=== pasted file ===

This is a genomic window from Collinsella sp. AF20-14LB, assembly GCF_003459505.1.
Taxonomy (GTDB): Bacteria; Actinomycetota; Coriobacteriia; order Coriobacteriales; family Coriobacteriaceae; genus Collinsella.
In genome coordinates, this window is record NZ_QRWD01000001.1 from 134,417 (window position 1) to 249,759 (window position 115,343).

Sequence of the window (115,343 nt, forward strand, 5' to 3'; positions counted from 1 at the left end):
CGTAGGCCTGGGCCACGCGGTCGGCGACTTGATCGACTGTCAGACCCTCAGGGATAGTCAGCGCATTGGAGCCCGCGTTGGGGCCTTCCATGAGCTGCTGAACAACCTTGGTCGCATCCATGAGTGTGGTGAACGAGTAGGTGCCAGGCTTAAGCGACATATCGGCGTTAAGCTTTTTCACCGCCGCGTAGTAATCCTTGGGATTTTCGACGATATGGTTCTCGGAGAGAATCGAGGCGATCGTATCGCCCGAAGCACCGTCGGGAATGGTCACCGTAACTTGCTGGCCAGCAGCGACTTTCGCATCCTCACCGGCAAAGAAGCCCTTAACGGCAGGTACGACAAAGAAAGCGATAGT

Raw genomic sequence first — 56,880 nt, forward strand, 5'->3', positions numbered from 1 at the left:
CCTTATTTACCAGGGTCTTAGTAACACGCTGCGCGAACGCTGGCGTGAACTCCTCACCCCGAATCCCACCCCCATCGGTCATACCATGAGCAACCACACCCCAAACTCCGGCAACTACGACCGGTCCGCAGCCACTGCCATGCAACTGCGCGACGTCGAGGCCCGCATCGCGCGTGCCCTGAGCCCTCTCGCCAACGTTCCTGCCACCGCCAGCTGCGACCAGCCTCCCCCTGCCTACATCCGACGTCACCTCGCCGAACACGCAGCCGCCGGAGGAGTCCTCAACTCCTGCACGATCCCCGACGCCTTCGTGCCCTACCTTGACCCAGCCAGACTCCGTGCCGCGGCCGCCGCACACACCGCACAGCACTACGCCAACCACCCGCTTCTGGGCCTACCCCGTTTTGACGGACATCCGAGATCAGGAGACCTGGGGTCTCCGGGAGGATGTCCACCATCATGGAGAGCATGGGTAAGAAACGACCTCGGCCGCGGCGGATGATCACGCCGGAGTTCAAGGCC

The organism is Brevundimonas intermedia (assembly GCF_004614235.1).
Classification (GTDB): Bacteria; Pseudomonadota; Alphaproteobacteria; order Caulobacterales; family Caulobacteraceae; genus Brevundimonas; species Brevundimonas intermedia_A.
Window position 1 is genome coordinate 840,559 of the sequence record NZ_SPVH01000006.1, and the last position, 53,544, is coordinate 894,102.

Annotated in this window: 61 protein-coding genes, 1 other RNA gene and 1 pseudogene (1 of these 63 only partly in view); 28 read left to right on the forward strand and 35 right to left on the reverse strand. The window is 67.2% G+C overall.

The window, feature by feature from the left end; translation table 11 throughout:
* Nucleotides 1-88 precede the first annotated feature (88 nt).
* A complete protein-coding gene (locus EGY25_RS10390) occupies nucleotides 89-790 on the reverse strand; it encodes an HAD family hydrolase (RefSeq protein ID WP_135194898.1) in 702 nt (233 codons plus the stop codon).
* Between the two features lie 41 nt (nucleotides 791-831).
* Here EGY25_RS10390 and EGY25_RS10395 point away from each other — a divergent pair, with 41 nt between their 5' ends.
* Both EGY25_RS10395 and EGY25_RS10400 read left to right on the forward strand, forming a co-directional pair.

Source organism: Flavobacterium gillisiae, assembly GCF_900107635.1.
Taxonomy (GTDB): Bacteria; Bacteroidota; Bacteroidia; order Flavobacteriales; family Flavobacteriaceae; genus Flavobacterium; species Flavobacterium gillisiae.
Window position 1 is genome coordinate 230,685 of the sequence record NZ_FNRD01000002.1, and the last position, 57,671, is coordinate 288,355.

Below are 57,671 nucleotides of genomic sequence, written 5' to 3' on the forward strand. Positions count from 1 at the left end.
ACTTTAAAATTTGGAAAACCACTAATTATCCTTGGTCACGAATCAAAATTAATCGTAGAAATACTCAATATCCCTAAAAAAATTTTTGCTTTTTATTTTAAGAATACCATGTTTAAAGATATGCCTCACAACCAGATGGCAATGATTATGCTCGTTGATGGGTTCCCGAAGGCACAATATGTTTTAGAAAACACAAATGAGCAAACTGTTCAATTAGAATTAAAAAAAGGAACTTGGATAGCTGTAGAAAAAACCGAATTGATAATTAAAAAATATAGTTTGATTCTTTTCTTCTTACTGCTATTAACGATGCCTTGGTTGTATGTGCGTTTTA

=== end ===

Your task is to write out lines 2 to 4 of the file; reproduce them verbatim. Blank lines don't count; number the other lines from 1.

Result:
Taxonomy (GTDB): Bacteria; Actinomycetota; Coriobacteriia; order Coriobacteriales; family Coriobacteriaceae; genus Collinsella.
In genome coordinates, this window is record NZ_QRWD01000001.1 from 134,417 (window position 1) to 249,759 (window position 115,343).

Sequence of the window (115,343 nt, forward strand, 5' to 3'; positions counted from 1 at the left end):